• In Tomcat8 and later, cookies support Chinese data, but still do not support special characters. For easy maintenance, it is recommended to use URL encoding for storage and parsing

3.5 Cookie’s non-transdomainability

Does the browser take all the cookies to the server when accessing the Servlet, or does it change the cookies of other sites? No, cookies are not cross-domain. The browser determines whether a web site can handle another web site’s cookies based on the domain name. Therefore, generally speaking, when I visit Baidu, the browser will only bring the Cookie issued by Baidu instead of Google’s Cookie

3.6 Modifying or Deleting the Cookie Value

Cookie mechanism also does not provide a way to modify cookies, so how do we change the value of cookies?

We can pass cookies with the same name. Add response to the browser, which overwrites the Cookie

Cookie delete color map Max Age change to 0

Note: When deleting or modifying a Cookie, all attributes of the new Cookie except value and maxAge must be the same as the original Cookie. Otherwise, the browser will regard the Cookie as different and will not overwrite it, resulting in deletion and modification failure!

3.7 Cookie Sharing

Normal cookies can only be shared within one application, that is, a cookie can only be obtained by the application that created it.

  1. By default, multiple Web projects are deployed on a Tomcat server, so cookies cannot be shared in these Web projects. If you need to share cookies, you only need to set setPath(“/”), because the default is the current virtual directory (“/” refers to the relative path, in this case, the application deployment path. Tomcat/webapp)

    When you set cookie.setPath(“/ webapp_A/JSP “) or cookie.setPath(“/webapp_a/ JSP /”), you can only get cookies under webapp_a/ JSP Cookies are not available for those under WebApp_A but outside the JSP folder

  2. Cookie sharing problem between different Tomcat servers

    The domain property of the Cookie determines the domain name to run the access Cookie. Domain is set to. Domain name.

    • The privacy security mechanism of cookies determines that cookies are not cross-domain. In other words, the cookies between and are not exchanged. Even if the same level 1 domain name, different level 2 domain names cannot be exchanged, that is, the cookies of and cannot be accessed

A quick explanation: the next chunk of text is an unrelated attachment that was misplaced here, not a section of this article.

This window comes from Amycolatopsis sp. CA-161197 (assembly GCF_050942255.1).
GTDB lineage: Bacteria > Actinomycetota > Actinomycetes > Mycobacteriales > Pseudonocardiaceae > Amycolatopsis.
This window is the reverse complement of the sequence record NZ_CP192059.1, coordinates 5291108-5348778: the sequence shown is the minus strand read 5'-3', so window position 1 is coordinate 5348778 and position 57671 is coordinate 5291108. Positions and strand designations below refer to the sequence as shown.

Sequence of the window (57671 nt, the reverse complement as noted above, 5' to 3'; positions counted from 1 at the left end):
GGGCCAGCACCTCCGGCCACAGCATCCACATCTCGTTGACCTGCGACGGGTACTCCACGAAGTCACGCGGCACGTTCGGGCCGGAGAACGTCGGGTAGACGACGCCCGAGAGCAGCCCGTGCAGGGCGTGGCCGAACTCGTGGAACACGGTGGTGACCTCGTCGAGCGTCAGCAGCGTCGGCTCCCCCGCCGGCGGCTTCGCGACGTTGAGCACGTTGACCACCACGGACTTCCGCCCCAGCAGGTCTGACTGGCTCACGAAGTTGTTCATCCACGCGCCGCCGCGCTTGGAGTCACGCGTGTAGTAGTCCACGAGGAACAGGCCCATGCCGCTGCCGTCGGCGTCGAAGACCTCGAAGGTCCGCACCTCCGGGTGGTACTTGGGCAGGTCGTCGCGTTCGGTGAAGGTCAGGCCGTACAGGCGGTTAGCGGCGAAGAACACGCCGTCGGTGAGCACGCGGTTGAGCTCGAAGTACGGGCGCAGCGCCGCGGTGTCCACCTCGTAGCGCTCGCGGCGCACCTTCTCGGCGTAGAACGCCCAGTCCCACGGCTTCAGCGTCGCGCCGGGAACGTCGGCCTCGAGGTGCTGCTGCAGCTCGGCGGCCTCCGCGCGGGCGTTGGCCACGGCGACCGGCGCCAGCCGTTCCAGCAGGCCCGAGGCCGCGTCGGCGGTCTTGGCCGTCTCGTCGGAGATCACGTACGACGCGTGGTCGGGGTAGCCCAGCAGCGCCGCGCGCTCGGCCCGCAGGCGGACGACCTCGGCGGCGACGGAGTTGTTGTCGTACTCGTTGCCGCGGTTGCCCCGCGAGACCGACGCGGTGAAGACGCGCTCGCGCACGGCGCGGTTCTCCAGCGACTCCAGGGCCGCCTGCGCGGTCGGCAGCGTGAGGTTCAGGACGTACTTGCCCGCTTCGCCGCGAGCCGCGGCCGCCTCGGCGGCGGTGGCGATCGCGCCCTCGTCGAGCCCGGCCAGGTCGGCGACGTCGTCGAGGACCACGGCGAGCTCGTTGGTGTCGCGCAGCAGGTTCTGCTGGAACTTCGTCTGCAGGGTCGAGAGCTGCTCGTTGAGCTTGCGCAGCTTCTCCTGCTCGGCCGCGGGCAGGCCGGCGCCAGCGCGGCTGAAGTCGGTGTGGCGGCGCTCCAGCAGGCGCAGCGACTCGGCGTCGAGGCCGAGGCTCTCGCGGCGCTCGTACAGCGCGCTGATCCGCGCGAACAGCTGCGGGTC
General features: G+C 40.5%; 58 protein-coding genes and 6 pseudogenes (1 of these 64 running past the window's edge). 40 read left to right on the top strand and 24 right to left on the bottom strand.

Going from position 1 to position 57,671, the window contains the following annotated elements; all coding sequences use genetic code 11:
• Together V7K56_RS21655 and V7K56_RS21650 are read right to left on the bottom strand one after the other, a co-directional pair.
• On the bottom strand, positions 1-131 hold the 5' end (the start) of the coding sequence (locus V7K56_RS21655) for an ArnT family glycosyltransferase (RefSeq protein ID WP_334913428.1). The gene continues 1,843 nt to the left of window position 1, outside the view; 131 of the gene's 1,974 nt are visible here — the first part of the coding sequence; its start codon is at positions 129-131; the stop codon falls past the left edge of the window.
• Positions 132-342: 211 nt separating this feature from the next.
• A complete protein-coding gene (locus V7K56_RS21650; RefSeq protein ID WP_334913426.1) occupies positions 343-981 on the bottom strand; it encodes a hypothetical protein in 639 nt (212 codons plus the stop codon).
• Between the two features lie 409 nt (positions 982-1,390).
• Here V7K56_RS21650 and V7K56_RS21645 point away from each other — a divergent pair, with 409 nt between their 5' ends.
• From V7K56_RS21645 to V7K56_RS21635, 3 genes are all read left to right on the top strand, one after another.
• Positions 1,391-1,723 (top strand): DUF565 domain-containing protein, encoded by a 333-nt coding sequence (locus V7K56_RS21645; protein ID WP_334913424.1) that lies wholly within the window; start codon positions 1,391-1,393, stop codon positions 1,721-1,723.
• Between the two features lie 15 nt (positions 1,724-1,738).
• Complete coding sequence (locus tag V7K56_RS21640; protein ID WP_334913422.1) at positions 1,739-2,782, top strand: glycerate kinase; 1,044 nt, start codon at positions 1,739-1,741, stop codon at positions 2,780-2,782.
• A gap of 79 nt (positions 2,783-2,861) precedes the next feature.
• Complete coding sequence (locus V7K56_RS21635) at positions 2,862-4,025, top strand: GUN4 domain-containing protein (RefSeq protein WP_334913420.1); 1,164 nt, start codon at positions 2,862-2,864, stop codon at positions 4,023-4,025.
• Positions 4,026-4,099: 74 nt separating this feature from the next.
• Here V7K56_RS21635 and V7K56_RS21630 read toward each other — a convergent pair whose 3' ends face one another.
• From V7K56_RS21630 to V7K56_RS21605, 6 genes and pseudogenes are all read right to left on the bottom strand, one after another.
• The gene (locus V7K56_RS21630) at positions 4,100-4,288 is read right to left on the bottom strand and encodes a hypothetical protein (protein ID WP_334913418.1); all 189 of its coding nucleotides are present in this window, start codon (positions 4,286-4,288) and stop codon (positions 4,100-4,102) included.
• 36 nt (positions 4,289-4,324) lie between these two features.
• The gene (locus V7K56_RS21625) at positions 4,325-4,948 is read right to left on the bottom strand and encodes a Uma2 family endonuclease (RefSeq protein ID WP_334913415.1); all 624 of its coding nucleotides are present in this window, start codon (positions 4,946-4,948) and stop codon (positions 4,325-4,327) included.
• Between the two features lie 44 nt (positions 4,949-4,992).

• Now if I want the same level 1 domain name of the web page cookies can access each other. In other words, if can obtain the Cookie of, it needs to use the domain method

      Cookie cookie = new Cookie("username"."linzeliang");
      cookie.setMaxAge(60 * 60);
      Copy the code
  3. SetPath () and setDomain() differ:

    • The setDomain() in cookies is used on two sites with different names but the same suffix (different hosts) so that both sites can use the same Cookie
    • SetPath () is mainly used to determine which suffix can use the cookie, i.e., the address constraint above the address bar
3.8 Security attributes of cookies

HTTP is not only stateless, but also insecure because it is transmitted in plain text. If you do not want cookies to be transmitted over insecure protocols, you can set the secure property of cookies to true, so that the browser will only transmit the cookies over secure protocols such as HTTPS and SSL

3.9 Cookie application

Displays the last access time of the user

  • If the user logs in for the first time, the time is recorded, the Cookie is sent, and the user logs in for the first time when the page is printed; If not the first time, when was the last time you logged in

  • The code is as follows:

    response.setContentType("text/html; charset=utf-8");
    // Get all cookies sent by the browser
    Cookie[] cookies = request.getCookies();
    // Use it to determine whether access has been made
    boolean flag = false;
    if(cookies ! =null&& cookies.length ! =0) {
        for (Cookie cookie : cookies) {
            if ("lastTime".equals(cookie.getName())) {
                // The tag has been accessed
                flag = true;
                // Get the last login record
                String dateValue = cookie.getValue();
                dateValue = URLDecoder.decode(dateValue, "utf-8");
                PrintWriter pw = response.getWriter();
                // Display to the browser